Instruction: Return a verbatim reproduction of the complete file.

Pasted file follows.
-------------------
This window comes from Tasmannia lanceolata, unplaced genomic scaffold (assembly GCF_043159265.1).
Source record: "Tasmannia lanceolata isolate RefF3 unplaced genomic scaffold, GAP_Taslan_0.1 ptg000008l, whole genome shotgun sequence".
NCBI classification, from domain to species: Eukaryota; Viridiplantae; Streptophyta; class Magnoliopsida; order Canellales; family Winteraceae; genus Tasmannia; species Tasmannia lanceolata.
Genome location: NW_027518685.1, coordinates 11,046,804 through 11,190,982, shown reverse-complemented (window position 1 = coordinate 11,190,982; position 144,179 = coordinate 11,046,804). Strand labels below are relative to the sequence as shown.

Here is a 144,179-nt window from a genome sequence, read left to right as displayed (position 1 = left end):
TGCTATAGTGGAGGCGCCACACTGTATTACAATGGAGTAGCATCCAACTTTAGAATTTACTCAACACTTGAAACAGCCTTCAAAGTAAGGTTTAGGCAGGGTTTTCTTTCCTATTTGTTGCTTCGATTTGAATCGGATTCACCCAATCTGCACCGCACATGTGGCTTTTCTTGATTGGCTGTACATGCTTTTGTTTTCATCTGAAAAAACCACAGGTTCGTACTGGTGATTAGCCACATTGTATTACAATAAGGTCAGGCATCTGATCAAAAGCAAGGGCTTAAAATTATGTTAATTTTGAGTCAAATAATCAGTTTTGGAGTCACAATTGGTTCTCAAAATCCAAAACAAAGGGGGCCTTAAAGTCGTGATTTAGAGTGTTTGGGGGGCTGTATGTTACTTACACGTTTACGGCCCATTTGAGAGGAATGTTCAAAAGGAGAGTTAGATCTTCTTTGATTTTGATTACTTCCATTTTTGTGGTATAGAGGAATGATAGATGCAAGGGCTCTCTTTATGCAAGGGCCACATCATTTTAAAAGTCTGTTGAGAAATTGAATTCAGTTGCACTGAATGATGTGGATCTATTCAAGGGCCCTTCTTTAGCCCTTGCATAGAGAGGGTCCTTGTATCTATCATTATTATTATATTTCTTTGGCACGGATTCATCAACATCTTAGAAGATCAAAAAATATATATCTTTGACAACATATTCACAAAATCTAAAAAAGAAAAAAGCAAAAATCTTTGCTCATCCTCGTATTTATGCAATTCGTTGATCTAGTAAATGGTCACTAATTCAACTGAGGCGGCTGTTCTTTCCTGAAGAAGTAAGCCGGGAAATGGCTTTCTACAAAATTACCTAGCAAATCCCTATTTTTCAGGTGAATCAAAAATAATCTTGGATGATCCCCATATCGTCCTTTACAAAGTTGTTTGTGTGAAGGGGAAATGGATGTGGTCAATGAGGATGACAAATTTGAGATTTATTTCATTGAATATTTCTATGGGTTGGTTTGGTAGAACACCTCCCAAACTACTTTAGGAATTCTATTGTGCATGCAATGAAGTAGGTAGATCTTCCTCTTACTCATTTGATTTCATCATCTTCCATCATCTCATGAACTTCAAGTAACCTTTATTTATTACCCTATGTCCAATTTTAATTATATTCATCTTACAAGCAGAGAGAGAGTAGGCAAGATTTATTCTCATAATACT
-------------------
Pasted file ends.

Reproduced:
This window comes from Tasmannia lanceolata, unplaced genomic scaffold (assembly GCF_043159265.1).
Source record: "Tasmannia lanceolata isolate RefF3 unplaced genomic scaffold, GAP_Taslan_0.1 ptg000008l, whole genome shotgun sequence".
NCBI classification, from domain to species: Eukaryota; Viridiplantae; Streptophyta; class Magnoliopsida; order Canellales; family Winteraceae; genus Tasmannia; species Tasmannia lanceolata.
Genome location: NW_027518685.1, coordinates 11,046,804 through 11,190,982, shown reverse-complemented (window position 1 = coordinate 11,190,982; position 144,179 = coordinate 11,046,804). Strand labels below are relative to the sequence as shown.

Here is a 144,179-nt window from a genome sequence, read left to right as displayed (position 1 = left end):
TGCTATAGTGGAGGCGCCACACTGTATTACAATGGAGTAGCATCCAACTTTAGAATTTACTCAACACTTGAAACAGCCTTCAAAGTAAGGTTTAGGCAGGGTTTTCTTTCCTATTTGTTGCTTCGATTTGAATCGGATTCACCCAATCTGCACCGCACATGTGGCTTTTCTTGATTGGCTGTACATGCTTTTGTTTTCATCTGAAAAAACCACAGGTTCGTACTGGTGATTAGCCACATTGTATTACAATAAGGTCAGGCATCTGATCAAAAGCAAGGGCTTAAAATTATGTTAATTTTGAGTCAAATAATCAGTTTTGGAGTCACAATTGGTTCTCAAAATCCAAAACAAAGGGGGCCTTAAAGTCGTGATTTAGAGTGTTTGGGGGGCTGTATGTTACTTACACGTTTACGGCCCATTTGAGAGGAATGTTCAAAAGGAGAGTTAGATCTTCTTTGATTTTGATTACTTCCATTTTTGTGGTATAGAGGAATGATAGATGCAAGGGCTCTCTTTATGCAAGGGCCACATCATTTTAAAAGTCTGTTGAGAAATTGAATTCAGTTGCACTGAATGATGTGGATCTATTCAAGGGCCCTTCTTTAGCCCTTGCATAGAGAGGGTCCTTGTATCTATCATTATTATTATATTTCTTTGGCACGGATTCATCAACATCTTAGAAGATCAAAAAATATATATCTTTGACAACATATTCACAAAATCTAAAAAAGAAAAAAGCAAAAATCTTTGCTCATCCTCGTATTTATGCAATTCGTTGATCTAGTAAATGGTCACTAATTCAACTGAGGCGGCTGTTCTTTCCTGAAGAAGTAAGCCGGGAAATGGCTTTCTACAAAATTACCTAGCAAATCCCTATTTTTCAGGTGAATCAAAAATAATCTTGGATGATCCCCATATCGTCCTTTACAAAGTTGTTTGTGTGAAGGGGAAATGGATGTGGTCAATGAGGATGACAAATTTGAGATTTATTTCATTGAATATTTCTATGGGTTGGTTTGGTAGAACACCTCCCAAACTACTTTAGGAATTCTATTGTGCATGCAATGAAGTAGGTAGATCTTCCTCTTACTCATTTGATTTCATCATCTTCCATCATCTCATGAACTTCAAGTAACCTTTATTTATTACCCTATGTCCAATTTTAATTATATTCATCTTACAAGCAGAGAGAGAGTAGGCAAGATTTATTCTCATAATACT